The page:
“I think we’re pretty good, actually. Third year in a row with no track position, but I think if it’s able to materialize with strategy and stuff like that, I think we have a car to stay there.

“Yeah, it’s pretty tough to pass three or four back. I’m sure there’s been a theme. I’m not sure what is actually causing that, but I think to be honest, the new aero rules just allow that snake to be even closer, so when you get the runs on people, you pop into clean air and drag, and the car you’re trying to pass has a 20-car draft, so he beats you to the corner. So, it makes it very tough to pass.

“I think adding the downforce made that snake on the straightaway that you see even closer.

“It makes it pretty difficult to make hay, but it is 500 miles, and we’ve seen this race end up crazy. We’re ready to fight. We have a car to fight.”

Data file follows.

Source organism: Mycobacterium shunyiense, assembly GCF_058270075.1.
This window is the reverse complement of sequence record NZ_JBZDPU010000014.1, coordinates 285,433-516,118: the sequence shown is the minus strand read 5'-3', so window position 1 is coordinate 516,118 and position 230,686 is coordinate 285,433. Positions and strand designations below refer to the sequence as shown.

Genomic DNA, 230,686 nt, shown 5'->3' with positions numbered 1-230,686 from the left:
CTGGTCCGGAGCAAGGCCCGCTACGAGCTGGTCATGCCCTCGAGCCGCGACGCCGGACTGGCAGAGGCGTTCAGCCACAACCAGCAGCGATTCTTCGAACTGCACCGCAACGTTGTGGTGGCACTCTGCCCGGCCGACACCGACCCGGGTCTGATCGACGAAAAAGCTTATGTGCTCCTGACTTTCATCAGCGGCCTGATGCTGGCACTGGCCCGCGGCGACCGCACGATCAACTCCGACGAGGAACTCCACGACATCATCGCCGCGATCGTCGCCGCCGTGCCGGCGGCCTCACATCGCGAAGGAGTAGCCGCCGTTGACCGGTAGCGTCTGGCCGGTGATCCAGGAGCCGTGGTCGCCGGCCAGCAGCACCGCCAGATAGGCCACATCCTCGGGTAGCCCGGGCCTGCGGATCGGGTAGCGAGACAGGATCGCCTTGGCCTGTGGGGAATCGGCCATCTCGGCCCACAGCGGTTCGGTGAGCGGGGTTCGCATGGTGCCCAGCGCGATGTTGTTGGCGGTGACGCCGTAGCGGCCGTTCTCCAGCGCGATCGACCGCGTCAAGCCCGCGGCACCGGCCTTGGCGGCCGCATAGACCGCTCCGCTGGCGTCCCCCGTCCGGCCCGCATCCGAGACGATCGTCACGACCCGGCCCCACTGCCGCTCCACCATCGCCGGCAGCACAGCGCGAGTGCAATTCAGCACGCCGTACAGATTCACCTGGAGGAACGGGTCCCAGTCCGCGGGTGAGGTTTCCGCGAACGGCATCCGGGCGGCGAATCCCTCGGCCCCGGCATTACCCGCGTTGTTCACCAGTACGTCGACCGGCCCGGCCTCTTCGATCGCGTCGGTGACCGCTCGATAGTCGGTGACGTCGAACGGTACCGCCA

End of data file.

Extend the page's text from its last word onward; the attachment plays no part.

There is no track activity for the next three days. The next time the Indy cars are on track is the last time they hit the Speedway before Sunday’s race. That is the final two-hour practice session on Carb Day.

“I hate Carb Day, man,” Andretti said. “I think it’s fun for the fans. That’s about it. Carb Day you always seem to just question everything, all the work you’ve done for months.

“I like to use it as like a reaffirmation of being decent. I don’t like really chasing the track. I don’t like changing things on Carb Day because I don’t know, you always end up chasing your tail.”

Follow Bruce Martin on Twitter at @BruceMartin_500